I am using the RX10 in 1080p for these "b-roll" shots instead of 4K because they will be ancillary to the interviews and will be on screen for seconds at a time. I would go ahead and shoot them in 4K but that limits me to the basic level of image stabilization while staying in 1080p gets me the choice of active stabilization and intelligent active stabilization. These settings make the camera very hand holdable; even at fairly long focal lengths.

The camera is amazing in this kind of work.

The other operational step I'm trying to be very consistent with is the use of a small, Lastolite white balance disk for custom white balancing as I move from area to area. One large room is used for discerning color analysis and it's almost perfect daylight while other areas use various lesser florescent tubes that can range from 3100 to 4300 with various hue shifts. The camera doesn't allow me to set a custom white balance in video mode so I switch to manual mode, do my CWB and move back to movie mode. One extra step but quickly done and well worth it.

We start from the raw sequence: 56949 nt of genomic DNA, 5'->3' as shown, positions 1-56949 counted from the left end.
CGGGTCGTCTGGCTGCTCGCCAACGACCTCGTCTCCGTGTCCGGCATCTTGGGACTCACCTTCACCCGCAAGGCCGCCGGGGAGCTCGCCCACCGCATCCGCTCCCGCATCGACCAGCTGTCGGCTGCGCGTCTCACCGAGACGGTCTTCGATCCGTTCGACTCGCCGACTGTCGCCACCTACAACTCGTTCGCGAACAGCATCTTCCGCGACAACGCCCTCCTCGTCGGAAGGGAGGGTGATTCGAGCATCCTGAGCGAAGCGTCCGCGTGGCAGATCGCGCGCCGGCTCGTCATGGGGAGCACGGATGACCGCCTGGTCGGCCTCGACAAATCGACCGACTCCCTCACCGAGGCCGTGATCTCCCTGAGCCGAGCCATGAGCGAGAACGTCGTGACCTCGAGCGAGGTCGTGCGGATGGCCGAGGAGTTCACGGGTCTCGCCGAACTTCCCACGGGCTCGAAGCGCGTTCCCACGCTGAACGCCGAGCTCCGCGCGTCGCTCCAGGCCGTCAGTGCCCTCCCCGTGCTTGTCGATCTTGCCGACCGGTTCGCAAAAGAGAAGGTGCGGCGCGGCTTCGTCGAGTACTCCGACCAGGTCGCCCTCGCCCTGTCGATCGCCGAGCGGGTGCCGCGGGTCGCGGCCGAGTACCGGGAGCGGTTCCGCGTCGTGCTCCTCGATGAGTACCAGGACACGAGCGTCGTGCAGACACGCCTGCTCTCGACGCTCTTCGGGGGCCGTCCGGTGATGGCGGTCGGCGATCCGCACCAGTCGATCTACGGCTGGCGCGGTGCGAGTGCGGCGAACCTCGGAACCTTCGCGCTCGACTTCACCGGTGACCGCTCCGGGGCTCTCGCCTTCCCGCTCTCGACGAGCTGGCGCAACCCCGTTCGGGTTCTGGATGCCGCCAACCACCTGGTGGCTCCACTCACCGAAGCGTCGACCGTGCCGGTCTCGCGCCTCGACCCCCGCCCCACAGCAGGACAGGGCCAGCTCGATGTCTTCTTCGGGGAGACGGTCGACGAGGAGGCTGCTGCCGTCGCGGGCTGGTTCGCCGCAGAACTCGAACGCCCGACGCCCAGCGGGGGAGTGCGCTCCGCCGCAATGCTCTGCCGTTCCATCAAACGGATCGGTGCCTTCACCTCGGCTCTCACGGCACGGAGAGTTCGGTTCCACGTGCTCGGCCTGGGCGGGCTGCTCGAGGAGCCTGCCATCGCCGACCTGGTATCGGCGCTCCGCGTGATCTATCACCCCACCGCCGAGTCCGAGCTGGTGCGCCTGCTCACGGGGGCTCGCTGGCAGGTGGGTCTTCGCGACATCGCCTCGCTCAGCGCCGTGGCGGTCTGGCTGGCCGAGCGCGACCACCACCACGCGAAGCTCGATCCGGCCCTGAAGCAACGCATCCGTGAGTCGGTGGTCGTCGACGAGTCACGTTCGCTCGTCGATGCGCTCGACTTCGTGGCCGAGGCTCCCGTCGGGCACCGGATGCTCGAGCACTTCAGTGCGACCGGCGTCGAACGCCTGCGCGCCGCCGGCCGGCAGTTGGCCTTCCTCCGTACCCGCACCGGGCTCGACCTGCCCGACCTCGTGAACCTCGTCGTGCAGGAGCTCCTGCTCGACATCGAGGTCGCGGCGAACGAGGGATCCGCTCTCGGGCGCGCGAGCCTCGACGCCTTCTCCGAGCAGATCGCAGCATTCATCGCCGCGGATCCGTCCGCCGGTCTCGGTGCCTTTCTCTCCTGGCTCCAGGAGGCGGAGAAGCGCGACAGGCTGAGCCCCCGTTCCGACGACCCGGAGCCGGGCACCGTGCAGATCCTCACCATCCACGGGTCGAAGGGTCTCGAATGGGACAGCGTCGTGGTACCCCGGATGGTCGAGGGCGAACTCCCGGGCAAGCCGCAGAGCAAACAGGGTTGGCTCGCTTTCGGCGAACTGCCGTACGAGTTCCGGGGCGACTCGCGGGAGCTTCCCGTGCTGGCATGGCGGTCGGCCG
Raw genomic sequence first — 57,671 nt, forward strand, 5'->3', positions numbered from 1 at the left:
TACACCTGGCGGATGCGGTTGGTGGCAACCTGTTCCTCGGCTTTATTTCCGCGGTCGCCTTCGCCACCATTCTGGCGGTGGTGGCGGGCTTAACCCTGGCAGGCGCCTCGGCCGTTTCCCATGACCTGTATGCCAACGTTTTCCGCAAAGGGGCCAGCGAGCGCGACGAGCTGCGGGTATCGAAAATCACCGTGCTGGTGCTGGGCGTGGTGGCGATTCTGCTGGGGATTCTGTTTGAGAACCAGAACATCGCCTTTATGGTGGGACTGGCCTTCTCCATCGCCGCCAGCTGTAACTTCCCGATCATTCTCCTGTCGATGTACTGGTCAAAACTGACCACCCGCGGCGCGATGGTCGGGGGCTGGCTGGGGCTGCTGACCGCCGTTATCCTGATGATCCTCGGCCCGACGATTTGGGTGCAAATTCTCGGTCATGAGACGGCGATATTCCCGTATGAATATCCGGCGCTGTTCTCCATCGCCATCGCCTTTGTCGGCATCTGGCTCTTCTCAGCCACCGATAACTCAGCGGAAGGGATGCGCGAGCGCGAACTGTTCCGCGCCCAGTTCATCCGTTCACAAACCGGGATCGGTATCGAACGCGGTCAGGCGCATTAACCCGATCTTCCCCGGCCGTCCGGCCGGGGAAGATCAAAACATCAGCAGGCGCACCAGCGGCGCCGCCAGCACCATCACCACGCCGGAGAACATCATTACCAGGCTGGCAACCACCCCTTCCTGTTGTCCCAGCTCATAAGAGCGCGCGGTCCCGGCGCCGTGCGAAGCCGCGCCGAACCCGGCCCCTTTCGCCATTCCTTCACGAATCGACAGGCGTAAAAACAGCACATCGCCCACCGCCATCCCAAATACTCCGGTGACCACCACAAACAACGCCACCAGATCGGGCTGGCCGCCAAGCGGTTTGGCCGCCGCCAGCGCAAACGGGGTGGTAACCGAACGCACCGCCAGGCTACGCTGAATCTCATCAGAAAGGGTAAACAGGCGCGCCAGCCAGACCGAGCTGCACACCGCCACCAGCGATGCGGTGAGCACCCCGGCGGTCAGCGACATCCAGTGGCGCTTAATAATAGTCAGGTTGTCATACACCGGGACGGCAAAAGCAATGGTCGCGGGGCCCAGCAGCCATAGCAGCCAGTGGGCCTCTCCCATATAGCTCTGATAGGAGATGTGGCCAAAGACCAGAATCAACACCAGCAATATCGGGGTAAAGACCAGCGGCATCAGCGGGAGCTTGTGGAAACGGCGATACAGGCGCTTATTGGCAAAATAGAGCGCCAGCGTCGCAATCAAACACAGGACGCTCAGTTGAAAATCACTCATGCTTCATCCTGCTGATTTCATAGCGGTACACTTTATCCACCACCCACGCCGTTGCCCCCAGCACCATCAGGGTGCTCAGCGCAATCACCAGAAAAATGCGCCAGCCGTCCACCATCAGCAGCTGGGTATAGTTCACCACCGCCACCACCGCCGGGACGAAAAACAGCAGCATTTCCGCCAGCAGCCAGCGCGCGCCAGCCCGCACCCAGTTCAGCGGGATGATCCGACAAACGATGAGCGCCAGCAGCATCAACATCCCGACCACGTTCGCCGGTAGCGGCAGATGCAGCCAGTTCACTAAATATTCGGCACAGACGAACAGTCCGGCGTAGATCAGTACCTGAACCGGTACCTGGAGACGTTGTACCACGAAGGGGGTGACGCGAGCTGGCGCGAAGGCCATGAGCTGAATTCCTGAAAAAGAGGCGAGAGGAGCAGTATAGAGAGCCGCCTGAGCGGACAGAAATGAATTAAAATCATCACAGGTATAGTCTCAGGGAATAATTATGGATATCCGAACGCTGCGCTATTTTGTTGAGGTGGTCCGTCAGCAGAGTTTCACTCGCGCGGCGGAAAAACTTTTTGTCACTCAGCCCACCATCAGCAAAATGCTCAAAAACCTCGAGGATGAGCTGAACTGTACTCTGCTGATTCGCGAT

I did my first interview yesterday. It was of the CEO. He was great. I had some noisy audio but I tracked down which bad cable was causing it and replaced it. Then I just had to contend with the HVAC cycling on an off for the whole building, as well as the occasional, loud door closure off in the distance. This was definitely a location that begged me to shoot "room tone" for later...

At the end of a long day of work the CEO invited me out for a great dinner at one of his favorite restaurants where we shared stories about photography and business. It was a wonderful way to end the first day of shooting.

I am typing this over breakfast at 6 am and I need to finish up and get back to checking batteries and packing up to go over to Client HQ for our first in a series of "product user" interviews. That, and a lot more of those texture shots  we use for cutaways, etc.  This is a fun project. I only hope the blizzard doesn't slow us down. You can make ice cubes here without even owning a refrigerator....